We have a friend with diabetes. (This is not a euphemism, we really do.) He does not take care of himself. We think that it is a case, which we can completely understand, where he feels okay so he can’t really be sick. But, of course, he is.
I had heard that he had been having problems with leg cramps at night – very painful leg cramps that drive him from his bed to try and find relief. The night time cramps were becoming more and more frequent. Last week, he mentioned the problem to his doctor. He was told that the cramps were from peripheral neuropathy. I had no idea that leg cramps could be a sign of peripheral neuropathy. I have done a little research that I am sharing with you.
What is peripheral neuropathy?
There are four kinds of diabetic neuropathy. There is peripheral neuropathy, autonomic neuropathy, proximal neuropathy, and focal neuropathy.
Peripheral neuropathy is the term for damage to the nerves in the arms and legs. One of the problems is that the damage can start before the symptoms occur. A doctor may be able to see damage before the patient can tell there is a problem. On each visit with your doctors, you should have them check out your legs and feet. The symptoms that a patient will notice can be as follows:
· Not feeling pain or temperature changes
· A burning or tingling sensation
· Sharp pains or cramps
· Sensitivity to touch – even a light touch
· Becoming unbalanced/ having coordination problems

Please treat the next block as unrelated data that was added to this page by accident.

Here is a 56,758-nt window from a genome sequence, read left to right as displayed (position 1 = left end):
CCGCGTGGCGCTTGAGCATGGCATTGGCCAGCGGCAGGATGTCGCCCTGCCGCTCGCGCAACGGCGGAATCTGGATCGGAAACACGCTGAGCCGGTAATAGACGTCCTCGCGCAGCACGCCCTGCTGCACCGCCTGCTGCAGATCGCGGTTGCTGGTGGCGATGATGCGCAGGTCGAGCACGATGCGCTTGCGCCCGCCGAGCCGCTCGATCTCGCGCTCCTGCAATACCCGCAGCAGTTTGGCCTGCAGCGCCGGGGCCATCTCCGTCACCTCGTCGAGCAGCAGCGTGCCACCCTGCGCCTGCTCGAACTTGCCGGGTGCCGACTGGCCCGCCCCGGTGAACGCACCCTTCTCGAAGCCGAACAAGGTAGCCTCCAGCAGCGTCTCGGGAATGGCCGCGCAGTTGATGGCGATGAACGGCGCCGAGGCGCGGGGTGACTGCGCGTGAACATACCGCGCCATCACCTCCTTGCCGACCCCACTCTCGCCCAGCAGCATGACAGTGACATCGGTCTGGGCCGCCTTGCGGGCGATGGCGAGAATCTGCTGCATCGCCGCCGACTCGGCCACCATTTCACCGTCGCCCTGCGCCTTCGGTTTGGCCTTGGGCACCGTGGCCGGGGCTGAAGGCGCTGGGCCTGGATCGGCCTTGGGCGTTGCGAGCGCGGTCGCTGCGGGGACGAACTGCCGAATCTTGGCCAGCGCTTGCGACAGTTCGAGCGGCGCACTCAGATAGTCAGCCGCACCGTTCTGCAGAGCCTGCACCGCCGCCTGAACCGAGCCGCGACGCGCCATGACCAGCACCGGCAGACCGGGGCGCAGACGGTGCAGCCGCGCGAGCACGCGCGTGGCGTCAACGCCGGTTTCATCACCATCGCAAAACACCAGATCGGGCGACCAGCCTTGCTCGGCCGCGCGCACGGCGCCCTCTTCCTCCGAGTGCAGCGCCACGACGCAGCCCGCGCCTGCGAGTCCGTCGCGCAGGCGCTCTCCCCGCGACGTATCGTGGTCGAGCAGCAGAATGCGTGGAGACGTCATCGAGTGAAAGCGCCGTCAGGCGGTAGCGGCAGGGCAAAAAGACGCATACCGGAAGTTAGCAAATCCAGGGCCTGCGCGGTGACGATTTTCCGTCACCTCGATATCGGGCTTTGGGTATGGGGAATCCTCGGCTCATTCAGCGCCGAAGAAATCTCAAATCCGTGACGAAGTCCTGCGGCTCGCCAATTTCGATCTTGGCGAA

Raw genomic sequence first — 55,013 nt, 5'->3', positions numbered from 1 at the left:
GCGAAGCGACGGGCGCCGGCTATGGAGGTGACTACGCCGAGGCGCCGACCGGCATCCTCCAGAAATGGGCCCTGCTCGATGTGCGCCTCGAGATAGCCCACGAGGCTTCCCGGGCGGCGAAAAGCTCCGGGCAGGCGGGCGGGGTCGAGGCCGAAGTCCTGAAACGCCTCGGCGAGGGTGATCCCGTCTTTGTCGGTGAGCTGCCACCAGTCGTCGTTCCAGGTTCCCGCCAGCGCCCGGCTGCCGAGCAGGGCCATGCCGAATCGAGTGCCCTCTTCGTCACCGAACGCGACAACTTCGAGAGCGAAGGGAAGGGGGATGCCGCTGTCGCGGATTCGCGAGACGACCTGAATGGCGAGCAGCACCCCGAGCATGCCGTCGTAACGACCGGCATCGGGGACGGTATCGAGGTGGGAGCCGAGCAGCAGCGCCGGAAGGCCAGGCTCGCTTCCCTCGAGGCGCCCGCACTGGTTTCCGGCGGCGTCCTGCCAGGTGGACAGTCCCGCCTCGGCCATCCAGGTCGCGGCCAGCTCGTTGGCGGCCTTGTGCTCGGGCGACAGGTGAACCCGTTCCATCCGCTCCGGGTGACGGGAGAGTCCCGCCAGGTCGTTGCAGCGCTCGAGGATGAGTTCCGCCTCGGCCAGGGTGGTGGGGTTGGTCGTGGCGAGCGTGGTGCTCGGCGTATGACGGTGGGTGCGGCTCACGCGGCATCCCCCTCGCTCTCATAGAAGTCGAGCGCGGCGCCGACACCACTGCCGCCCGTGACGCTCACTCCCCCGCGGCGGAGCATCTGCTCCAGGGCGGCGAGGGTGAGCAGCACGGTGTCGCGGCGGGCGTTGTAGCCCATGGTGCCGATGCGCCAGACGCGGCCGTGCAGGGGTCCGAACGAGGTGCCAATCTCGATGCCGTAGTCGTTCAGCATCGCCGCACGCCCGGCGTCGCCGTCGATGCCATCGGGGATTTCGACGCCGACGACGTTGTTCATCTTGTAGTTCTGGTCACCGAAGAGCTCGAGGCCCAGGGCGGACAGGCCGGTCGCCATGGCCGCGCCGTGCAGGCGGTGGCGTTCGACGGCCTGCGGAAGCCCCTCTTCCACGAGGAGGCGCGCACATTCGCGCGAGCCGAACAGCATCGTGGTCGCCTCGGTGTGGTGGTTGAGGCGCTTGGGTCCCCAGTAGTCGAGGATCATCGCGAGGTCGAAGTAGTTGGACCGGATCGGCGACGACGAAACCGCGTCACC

The symptoms are often worse at night.
Because peripheral neuropathy can weaken the muscles in the legs and ankles, it can alter the way a person walks.
What causes peripheral neuropathy?
The main cause of peripheral neuropathy is lack of control over blood sugar levels. Also, the length of time that a person has diabetes will also increase the chances of developing peripheral neuropathy. People who have trouble controlling their blood sugar levels, as well as those with high levels of blood fat and blood pressure and those who are overweight appear to be the most common people who suffer from peripheral neuropathy.
What is the treatment?
The first step is to get the blood glucose levels under control. This will be the most important part of the treatment. The patient has to work closely with their diabetes team (internist, endocrinologist, dietician, family) to keep their levels in the correct range to try and prevent more damage. It can happen that in the process of getting the levels lowered that the symptoms can get worse but then they will improve. There is no cure at this time but there can be some relief and getting levels in the right range will help prevent further damage.
Our friend is currently really working on getting his levels in the correct range.
Thanks for reading!
NOTE: I am not a doctor. If you have questions about what you have read, please check with your doctor.